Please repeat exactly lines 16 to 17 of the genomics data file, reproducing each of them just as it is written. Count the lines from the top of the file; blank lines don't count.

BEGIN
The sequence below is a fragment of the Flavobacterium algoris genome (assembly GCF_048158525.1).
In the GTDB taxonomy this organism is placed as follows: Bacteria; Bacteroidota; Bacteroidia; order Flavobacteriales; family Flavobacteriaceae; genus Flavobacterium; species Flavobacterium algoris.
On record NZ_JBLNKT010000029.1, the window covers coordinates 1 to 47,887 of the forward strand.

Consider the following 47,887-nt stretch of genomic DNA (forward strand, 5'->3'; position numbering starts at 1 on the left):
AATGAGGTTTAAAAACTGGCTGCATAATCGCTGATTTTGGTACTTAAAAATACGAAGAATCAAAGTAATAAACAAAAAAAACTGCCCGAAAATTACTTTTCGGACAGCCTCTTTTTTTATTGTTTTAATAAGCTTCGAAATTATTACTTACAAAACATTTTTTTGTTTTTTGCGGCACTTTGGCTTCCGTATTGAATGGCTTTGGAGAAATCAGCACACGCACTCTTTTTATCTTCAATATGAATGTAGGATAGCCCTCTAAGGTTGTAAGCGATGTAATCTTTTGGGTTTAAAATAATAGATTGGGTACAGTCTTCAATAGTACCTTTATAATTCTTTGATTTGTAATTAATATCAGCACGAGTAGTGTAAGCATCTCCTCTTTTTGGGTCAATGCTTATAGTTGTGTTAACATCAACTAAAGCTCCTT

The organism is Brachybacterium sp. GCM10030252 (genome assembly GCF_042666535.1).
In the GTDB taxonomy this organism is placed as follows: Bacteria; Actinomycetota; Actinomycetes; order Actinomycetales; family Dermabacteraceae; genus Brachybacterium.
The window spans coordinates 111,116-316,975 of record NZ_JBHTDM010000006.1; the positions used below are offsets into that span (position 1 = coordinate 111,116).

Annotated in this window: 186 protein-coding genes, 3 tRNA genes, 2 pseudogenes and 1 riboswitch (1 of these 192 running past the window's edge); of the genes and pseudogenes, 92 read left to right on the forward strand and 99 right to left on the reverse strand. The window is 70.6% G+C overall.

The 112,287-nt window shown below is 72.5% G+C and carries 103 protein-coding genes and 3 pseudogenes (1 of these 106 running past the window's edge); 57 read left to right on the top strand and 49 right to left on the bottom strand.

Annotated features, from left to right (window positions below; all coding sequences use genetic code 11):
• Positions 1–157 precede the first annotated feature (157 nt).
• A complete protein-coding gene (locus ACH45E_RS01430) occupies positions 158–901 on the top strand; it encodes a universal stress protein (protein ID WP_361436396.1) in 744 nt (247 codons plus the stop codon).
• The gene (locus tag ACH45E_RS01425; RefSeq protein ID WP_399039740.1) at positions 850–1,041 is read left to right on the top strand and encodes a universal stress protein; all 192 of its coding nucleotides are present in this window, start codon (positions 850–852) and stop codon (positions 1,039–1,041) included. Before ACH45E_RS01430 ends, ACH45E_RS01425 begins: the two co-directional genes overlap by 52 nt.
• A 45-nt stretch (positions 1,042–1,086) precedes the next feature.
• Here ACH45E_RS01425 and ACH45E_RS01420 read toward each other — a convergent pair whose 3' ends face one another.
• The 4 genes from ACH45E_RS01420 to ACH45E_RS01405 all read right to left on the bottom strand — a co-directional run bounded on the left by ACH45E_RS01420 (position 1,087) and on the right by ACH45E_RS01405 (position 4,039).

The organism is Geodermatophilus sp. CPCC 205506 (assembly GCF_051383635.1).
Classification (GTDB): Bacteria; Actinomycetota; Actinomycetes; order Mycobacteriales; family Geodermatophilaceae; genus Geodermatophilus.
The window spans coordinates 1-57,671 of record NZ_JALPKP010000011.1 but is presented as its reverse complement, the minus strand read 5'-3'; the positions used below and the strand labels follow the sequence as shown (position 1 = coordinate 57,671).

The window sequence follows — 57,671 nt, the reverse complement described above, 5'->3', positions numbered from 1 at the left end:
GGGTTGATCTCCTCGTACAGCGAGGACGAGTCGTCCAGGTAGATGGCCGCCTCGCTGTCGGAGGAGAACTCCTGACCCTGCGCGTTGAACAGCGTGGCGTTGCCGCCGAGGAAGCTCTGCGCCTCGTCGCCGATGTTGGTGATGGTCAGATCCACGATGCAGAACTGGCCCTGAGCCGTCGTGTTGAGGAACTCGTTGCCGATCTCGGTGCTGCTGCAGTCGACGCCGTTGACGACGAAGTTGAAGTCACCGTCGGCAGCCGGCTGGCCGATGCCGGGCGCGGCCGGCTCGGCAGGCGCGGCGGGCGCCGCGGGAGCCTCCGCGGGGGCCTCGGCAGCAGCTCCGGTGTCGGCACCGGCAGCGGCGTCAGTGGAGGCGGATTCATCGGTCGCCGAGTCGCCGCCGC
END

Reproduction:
• Here ACH45E_RS01425 and ACH45E_RS01420 read toward each other — a convergent pair whose 3' ends face one another.
• The 4 genes from ACH45E_RS01420 to ACH45E_RS01405 all read right to left on the bottom strand — a co-directional run bounded on the left by ACH45E_RS01420 (position 1,087) and on the right by ACH45E_RS01405 (position 4,039).